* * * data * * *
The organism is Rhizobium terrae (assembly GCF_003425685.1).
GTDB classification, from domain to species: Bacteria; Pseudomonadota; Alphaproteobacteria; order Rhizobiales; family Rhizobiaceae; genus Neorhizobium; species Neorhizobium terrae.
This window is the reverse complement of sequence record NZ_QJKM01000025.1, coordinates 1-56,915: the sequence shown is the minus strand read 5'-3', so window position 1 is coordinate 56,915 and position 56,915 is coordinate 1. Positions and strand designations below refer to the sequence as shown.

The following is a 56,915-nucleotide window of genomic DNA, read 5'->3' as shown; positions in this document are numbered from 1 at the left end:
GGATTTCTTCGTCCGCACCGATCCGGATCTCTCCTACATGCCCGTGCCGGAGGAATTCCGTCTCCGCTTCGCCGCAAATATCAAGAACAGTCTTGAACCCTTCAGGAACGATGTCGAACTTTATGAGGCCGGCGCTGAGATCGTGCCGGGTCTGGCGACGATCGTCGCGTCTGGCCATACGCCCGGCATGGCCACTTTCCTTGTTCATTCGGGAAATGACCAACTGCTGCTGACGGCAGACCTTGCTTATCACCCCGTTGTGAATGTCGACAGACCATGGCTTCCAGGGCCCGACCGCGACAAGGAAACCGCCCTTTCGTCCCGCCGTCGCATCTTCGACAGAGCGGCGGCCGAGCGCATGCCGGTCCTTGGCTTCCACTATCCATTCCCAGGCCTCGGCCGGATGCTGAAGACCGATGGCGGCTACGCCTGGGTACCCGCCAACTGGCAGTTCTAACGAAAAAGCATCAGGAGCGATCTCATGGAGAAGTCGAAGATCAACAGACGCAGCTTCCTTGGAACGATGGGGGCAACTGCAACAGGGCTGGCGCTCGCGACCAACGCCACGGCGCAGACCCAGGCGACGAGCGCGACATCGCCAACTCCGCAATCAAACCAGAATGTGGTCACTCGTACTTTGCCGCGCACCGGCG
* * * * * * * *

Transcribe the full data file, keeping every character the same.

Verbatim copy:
The organism is Rhizobium terrae (assembly GCF_003425685.1).
GTDB classification, from domain to species: Bacteria; Pseudomonadota; Alphaproteobacteria; order Rhizobiales; family Rhizobiaceae; genus Neorhizobium; species Neorhizobium terrae.
This window is the reverse complement of sequence record NZ_QJKM01000025.1, coordinates 1-56,915: the sequence shown is the minus strand read 5'-3', so window position 1 is coordinate 56,915 and position 56,915 is coordinate 1. Positions and strand designations below refer to the sequence as shown.

The following is a 56,915-nucleotide window of genomic DNA, read 5'->3' as shown; positions in this document are numbered from 1 at the left end:
GGATTTCTTCGTCCGCACCGATCCGGATCTCTCCTACATGCCCGTGCCGGAGGAATTCCGTCTCCGCTTCGCCGCAAATATCAAGAACAGTCTTGAACCCTTCAGGAACGATGTCGAACTTTATGAGGCCGGCGCTGAGATCGTGCCGGGTCTGGCGACGATCGTCGCGTCTGGCCATACGCCCGGCATGGCCACTTTCCTTGTTCATTCGGGAAATGACCAACTGCTGCTGACGGCAGACCTTGCTTATCACCCCGTTGTGAATGTCGACAGACCATGGCTTCCAGGGCCCGACCGCGACAAGGAAACCGCCCTTTCGTCCCGCCGTCGCATCTTCGACAGAGCGGCGGCCGAGCGCATGCCGGTCCTTGGCTTCCACTATCCATTCCCAGGCCTCGGCCGGATGCTGAAGACCGATGGCGGCTACGCCTGGGTACCCGCCAACTGGCAGTTCTAACGAAAAAGCATCAGGAGCGATCTCATGGAGAAGTCGAAGATCAACAGACGCAGCTTCCTTGGAACGATGGGGGCAACTGCAACAGGGCTGGCGCTCGCGACCAACGCCACGGCGCAGACCCAGGCGACGAGCGCGACATCGCCAACTCCGCAATCAAACCAGAATGTGGTCACTCGTACTTTGCCGCGCACCGGCG